The idea to use blockchain to assist and transform trading has been picking up steam in the past few years. Commodity firms and banks alike have been jumping on board pilot schemes for blockchain to utilize its technology. However, a report from the Boston Consulting Group (BCG) released on Thursday states that the use of blockchain for most types of trading has been likely over-hyped.
Largely, the market views blockchain as a solution to its problems surrounding inefficiencies, improving transparency and reducing the risk of fraud. However, the report has argued that the potential of blockchain has been over exaggerated, particularly for the commodity market.
Commenting on this, Antti Belt, co-author of the BCG report, said: “there are so many pilot schemes but none have become real production scale systems yet. One of the problems is that it’s not designed for physical trades. The fundamental issue: how do you track a physical entity in a virtual world? It’s two worlds colliding.”
One of the main issues the report highlights is the huge financial cost that switching to a blockchain platform would bring. This is because it would require investment in additional IT infrastructure.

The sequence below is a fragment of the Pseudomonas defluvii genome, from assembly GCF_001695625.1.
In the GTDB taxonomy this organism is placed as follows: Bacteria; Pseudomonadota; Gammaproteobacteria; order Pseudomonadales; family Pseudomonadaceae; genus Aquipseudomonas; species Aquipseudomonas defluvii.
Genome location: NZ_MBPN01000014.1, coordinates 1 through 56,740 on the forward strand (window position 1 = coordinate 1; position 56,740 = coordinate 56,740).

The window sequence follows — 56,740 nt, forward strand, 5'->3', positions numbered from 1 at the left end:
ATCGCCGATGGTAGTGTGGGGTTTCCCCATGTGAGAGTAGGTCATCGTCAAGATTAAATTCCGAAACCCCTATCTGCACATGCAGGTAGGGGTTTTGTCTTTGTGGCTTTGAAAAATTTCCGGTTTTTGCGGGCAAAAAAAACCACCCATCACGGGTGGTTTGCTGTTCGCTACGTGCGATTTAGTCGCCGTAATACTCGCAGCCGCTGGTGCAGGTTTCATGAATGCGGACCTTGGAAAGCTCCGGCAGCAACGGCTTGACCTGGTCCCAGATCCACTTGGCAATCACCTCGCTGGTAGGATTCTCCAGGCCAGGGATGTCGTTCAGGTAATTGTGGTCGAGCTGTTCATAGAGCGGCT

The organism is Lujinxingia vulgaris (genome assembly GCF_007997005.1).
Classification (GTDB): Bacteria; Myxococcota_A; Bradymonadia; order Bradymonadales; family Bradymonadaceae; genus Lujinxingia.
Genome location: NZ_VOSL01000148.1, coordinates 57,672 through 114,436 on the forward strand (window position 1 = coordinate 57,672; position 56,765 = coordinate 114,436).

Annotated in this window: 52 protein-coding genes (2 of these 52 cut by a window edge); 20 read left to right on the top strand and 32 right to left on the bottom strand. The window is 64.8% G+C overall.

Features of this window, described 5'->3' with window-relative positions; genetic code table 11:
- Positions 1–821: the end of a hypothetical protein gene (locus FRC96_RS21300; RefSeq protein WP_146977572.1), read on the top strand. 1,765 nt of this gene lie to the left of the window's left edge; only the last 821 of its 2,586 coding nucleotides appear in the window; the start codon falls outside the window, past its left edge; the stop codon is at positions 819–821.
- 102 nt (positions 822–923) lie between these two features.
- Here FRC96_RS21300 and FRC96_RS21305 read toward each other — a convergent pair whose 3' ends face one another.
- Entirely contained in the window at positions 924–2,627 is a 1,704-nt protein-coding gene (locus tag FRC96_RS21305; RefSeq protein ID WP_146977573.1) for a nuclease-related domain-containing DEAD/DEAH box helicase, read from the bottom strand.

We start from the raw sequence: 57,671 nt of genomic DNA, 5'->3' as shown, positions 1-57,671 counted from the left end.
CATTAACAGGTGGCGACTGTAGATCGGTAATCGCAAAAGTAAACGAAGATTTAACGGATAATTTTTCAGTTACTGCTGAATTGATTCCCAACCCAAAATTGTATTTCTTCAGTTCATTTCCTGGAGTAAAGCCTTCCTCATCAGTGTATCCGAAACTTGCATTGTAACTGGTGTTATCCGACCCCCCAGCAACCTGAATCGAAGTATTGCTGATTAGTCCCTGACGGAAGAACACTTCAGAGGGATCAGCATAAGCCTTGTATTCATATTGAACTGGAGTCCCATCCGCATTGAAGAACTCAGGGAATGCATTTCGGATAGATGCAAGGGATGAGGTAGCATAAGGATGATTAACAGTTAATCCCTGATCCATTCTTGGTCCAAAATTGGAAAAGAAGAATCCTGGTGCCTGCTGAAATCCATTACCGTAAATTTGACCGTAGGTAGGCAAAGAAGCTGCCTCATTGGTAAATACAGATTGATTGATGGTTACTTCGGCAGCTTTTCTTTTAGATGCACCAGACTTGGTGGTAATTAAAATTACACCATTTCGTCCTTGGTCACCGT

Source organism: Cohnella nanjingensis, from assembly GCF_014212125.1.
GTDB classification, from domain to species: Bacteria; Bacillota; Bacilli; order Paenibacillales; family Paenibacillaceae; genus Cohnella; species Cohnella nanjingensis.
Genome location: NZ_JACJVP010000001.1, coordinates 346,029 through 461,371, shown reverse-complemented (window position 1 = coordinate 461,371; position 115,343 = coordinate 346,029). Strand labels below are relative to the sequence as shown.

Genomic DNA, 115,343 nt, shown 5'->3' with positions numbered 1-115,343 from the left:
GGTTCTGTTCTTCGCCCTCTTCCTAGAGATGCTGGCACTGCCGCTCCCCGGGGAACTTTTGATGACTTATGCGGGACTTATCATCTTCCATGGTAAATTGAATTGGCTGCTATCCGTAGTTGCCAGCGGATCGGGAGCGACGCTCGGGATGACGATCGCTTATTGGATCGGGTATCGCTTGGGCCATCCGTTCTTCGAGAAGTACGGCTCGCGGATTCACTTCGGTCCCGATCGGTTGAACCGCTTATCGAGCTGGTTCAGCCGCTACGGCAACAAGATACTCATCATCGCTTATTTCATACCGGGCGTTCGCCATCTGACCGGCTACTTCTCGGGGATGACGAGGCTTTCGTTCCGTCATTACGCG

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In addition, switching to blockchain platforms would only be successful if the whole industry switched in tandem, as the full benefits of blockchain would only be realized if all players participated, the report says.
Furthermore, the report states that switching the industry to blockchain platforms would be bad news for merchant traders. This is because blockchain would make pricing more transparent. Therefore, the price inefficiencies and the unequal dissemination of information that merchant traders use to make profits would no longer exist.
Blockchain’s alternative role in the commodity markets
The co-author of the report, Steven Kok, said certifying the source of the asset, as with diamonds, would generate interest in the wider adoption of blockchain technology, rather than efficiency.
The report states: “Simply put, blockchain may not be the right answer for all players. But the technology could perform another, equally important function.”
“It could act as a Trojan horse by enabling industry-wide discussions and aligning market participants around agreed language and standardized trading terms and mechanisms. In this way, it could foster commodity trading’s transition to more transparent and efficient markets and prepare the industry for hyperliquidity.”